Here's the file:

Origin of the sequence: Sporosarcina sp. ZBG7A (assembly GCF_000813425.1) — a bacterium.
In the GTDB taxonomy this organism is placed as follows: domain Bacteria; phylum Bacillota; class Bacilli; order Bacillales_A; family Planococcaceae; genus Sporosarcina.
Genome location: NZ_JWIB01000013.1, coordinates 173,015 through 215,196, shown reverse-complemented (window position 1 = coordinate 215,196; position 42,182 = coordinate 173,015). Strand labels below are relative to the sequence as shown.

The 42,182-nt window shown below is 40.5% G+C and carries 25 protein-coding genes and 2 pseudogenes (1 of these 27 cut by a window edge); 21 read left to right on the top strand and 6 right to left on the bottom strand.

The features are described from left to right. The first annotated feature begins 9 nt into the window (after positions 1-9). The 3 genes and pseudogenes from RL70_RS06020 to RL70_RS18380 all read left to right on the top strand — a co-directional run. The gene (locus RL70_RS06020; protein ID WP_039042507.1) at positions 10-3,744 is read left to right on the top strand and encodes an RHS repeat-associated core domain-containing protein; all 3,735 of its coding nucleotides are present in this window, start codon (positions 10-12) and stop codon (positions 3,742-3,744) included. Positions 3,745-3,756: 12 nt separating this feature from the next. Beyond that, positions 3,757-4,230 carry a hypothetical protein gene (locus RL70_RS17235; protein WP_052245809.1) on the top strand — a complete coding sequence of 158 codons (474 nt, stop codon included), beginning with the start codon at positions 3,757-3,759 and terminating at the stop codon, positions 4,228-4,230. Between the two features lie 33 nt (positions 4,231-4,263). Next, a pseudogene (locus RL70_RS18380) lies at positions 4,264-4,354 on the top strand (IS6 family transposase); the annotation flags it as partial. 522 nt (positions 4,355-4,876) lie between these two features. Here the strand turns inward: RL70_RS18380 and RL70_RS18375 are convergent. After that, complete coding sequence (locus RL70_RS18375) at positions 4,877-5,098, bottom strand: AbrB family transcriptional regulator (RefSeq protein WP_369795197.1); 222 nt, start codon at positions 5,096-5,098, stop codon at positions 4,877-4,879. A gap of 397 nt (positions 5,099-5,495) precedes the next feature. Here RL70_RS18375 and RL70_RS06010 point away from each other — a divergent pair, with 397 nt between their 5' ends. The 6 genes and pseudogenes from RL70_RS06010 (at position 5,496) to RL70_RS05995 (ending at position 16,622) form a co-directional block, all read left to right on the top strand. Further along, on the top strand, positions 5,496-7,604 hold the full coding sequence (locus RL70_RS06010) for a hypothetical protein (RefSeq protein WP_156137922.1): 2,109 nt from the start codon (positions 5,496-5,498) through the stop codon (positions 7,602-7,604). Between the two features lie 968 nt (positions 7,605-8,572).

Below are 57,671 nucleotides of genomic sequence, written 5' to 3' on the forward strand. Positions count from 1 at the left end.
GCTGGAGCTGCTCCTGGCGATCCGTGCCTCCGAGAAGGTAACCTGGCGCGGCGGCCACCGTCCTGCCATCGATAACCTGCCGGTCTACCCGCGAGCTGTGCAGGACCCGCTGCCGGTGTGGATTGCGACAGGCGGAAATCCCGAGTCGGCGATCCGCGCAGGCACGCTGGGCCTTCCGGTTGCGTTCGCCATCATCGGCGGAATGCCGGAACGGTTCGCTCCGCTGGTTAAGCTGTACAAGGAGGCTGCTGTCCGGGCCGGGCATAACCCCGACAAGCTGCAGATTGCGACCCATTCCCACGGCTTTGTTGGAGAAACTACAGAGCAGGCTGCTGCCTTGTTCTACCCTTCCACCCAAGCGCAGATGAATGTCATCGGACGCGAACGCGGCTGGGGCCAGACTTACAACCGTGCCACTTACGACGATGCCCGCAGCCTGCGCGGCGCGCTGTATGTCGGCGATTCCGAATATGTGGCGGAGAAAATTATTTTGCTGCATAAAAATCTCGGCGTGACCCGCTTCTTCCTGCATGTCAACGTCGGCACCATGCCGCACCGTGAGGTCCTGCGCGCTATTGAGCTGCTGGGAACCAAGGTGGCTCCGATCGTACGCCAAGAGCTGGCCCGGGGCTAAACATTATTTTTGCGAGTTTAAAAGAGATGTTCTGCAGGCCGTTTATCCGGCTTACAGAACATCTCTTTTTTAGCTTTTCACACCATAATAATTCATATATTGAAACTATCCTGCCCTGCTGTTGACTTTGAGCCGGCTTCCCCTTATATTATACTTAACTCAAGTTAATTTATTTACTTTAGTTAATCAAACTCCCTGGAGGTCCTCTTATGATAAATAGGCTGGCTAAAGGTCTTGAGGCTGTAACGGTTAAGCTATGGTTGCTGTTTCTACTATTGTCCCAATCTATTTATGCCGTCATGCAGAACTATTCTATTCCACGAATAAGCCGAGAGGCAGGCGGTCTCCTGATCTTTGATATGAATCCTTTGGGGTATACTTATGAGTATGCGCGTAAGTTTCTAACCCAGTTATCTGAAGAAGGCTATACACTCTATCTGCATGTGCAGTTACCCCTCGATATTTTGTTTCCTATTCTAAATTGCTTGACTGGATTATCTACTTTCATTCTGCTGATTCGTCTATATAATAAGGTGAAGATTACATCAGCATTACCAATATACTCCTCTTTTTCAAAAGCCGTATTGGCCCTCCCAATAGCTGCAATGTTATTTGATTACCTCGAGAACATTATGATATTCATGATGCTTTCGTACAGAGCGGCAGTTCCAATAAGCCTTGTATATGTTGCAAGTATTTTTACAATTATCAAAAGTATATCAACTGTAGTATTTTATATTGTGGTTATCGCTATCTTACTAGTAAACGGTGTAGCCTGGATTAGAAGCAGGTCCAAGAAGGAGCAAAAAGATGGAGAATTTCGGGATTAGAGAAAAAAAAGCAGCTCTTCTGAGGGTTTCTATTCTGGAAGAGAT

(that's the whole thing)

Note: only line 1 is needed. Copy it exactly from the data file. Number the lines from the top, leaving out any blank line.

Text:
Origin of the sequence: Sporosarcina sp. ZBG7A (assembly GCF_000813425.1) — a bacterium.